Time for reform?

Aug 3, 2005 at 12:00 am

A group called “Detroiters for Reform” is seeking to change the way Detroit City Council members are elected. The intent is to make that body more responsive to ordinary citizens by changing the current at-large system to one where council members represent specific districts.

Director Alando Reeves says his group has been drumming up support for the measure for the last six months. In that time, he says, it has gotten the endorsement of 68 groups throughout Detroit, including civil rights organizations, community groups and churches.

But here’s the problem: The group has only gathered about 11,000 signatures so far. If the measure is to make in onto the November ballot, more than 22,000 additional names have to be collected by Aug. 9.

Ron Brown, a professor of political science at Wayne State University, says Reeves and his group face a tough fight.

“What they are up against are elected officials who have established political machines who can tell people what’s wrong with that idea,” says Brown, who teaches city politics and American government. “And that’s going to be an uphill battle for this group.”

Reeves says he was prompted to act by a city council that is unresponsive to the needs of its constituents.

“They should be held accountable for what’s going on,” Reeves says. “It’s everything from abandoned housing to a lack of economic development.”

The thinking is that, with each council member representing a particular district, with a specific group of constituents who must be answered to, they will be more attentive to the needs of those casting votes. As it is now, with voters from the entire city electing the council, name recognition — rather than qualifications — is often enough to get someone a seat on council.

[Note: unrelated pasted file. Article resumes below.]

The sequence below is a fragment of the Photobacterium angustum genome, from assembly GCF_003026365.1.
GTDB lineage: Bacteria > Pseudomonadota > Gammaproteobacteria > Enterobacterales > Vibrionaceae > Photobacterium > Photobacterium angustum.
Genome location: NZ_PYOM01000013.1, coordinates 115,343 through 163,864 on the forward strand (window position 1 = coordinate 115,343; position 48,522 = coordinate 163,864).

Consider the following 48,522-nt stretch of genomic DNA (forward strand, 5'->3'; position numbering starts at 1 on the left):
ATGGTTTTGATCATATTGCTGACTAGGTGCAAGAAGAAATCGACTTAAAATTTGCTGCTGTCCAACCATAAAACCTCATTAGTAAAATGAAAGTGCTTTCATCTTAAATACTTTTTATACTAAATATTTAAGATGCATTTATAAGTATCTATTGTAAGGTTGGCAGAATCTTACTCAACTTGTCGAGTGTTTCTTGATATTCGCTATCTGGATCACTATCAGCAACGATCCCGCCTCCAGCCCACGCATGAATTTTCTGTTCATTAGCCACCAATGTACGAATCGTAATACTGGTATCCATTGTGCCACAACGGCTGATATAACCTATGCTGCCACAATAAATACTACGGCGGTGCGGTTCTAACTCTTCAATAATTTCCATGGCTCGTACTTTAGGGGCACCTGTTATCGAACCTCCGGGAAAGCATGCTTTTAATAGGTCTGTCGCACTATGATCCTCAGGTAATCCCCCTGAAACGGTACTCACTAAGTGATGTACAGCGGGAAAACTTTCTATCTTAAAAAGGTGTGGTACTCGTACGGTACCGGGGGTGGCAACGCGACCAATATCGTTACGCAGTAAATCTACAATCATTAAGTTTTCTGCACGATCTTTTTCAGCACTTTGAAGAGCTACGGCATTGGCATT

The concern among reformers is that Reeves and his group don’t have enough time left to gather all the signatures needed. But Reeves is undaunted. He says 300 volunteers will be working the polls on Election Day (this column was written Monday, before the big primary took place). Doing so allows signature gatherers to zero in on registered voters.

“We’ve gone through all the legal questions,” Reeves says. “We’re figuring on getting 125 signatures per volunteer. We’re comfortable that will happen.”

News Hits is skeptical, but hopes to be proven wrong. We’ll check back in with Reeves toward the end of this week and report back.

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